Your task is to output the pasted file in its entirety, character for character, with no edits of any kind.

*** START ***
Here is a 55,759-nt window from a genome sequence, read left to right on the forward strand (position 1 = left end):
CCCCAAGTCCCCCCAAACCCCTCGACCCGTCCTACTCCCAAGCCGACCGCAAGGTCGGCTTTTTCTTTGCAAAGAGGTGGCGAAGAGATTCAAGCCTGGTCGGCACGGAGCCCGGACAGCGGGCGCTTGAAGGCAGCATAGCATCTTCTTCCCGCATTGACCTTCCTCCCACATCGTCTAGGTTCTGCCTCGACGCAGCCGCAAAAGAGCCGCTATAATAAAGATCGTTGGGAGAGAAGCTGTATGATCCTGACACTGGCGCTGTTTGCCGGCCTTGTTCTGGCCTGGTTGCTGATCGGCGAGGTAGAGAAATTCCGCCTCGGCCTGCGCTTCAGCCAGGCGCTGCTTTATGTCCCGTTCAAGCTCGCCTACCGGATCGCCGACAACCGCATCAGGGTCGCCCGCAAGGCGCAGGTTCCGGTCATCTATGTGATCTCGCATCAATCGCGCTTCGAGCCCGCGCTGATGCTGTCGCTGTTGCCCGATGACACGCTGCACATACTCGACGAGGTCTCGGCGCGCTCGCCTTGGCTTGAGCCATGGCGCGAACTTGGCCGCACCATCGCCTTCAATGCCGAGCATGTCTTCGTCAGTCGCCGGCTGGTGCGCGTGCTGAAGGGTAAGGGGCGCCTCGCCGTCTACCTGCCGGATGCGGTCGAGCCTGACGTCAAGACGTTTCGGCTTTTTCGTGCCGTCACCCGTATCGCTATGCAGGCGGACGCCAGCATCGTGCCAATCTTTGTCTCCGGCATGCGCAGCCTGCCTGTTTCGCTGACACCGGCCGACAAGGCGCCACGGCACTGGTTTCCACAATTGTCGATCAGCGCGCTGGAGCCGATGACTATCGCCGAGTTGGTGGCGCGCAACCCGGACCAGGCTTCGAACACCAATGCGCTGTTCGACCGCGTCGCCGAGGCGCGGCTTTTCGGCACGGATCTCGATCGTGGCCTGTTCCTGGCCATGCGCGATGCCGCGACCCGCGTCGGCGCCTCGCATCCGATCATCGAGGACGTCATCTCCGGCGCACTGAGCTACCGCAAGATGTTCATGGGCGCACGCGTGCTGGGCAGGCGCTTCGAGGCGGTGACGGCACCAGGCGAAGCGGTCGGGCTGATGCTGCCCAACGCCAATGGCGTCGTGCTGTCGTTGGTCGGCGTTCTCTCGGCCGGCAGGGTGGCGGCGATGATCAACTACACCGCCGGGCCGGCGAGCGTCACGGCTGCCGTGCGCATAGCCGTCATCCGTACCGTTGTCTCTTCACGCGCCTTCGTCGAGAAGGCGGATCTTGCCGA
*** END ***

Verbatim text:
Here is a 55,759-nt window from a genome sequence, read left to right on the forward strand (position 1 = left end):
CCCCAAGTCCCCCCAAACCCCTCGACCCGTCCTACTCCCAAGCCGACCGCAAGGTCGGCTTTTTCTTTGCAAAGAGGTGGCGAAGAGATTCAAGCCTGGTCGGCACGGAGCCCGGACAGCGGGCGCTTGAAGGCAGCATAGCATCTTCTTCCCGCATTGACCTTCCTCCCACATCGTCTAGGTTCTGCCTCGACGCAGCCGCAAAAGAGCCGCTATAATAAAGATCGTTGGGAGAGAAGCTGTATGATCCTGACACTGGCGCTGTTTGCCGGCCTTGTTCTGGCCTGGTTGCTGATCGGCGAGGTAGAGAAATTCCGCCTCGGCCTGCGCTTCAGCCAGGCGCTGCTTTATGTCCCGTTCAAGCTCGCCTACCGGATCGCCGACAACCGCATCAGGGTCGCCCGCAAGGCGCAGGTTCCGGTCATCTATGTGATCTCGCATCAATCGCGCTTCGAGCCCGCGCTGATGCTGTCGCTGTTGCCCGATGACACGCTGCACATACTCGACGAGGTCTCGGCGCGCTCGCCTTGGCTTGAGCCATGGCGCGAACTTGGCCGCACCATCGCCTTCAATGCCGAGCATGTCTTCGTCAGTCGCCGGCTGGTGCGCGTGCTGAAGGGTAAGGGGCGCCTCGCCGTCTACCTGCCGGATGCGGTCGAGCCTGACGTCAAGACGTTTCGGCTTTTTCGTGCCGTCACCCGTATCGCTATGCAGGCGGACGCCAGCATCGTGCCAATCTTTGTCTCCGGCATGCGCAGCCTGCCTGTTTCGCTGACACCGGCCGACAAGGCGCCACGGCACTGGTTTCCACAATTGTCGATCAGCGCGCTGGAGCCGATGACTATCGCCGAGTTGGTGGCGCGCAACCCGGACCAGGCTTCGAACACCAATGCGCTGTTCGACCGCGTCGCCGAGGCGCGGCTTTTCGGCACGGATCTCGATCGTGGCCTGTTCCTGGCCATGCGCGATGCCGCGACCCGCGTCGGCGCCTCGCATCCGATCATCGAGGACGTCATCTCCGGCGCACTGAGCTACCGCAAGATGTTCATGGGCGCACGCGTGCTGGGCAGGCGCTTCGAGGCGGTGACGGCACCAGGCGAAGCGGTCGGGCTGATGCTGCCCAACGCCAATGGCGTCGTGCTGTCGTTGGTCGGCGTTCTCTCGGCCGGCAGGGTGGCGGCGATGATCAACTACACCGCCGGGCCGGCGAGCGTCACGGCTGCCGTGCGCATAGCCGTCATCCGTACCGTTGTCTCTTCACGCGCCTTCGTCGAGAAGGCGGATCTTGCCGA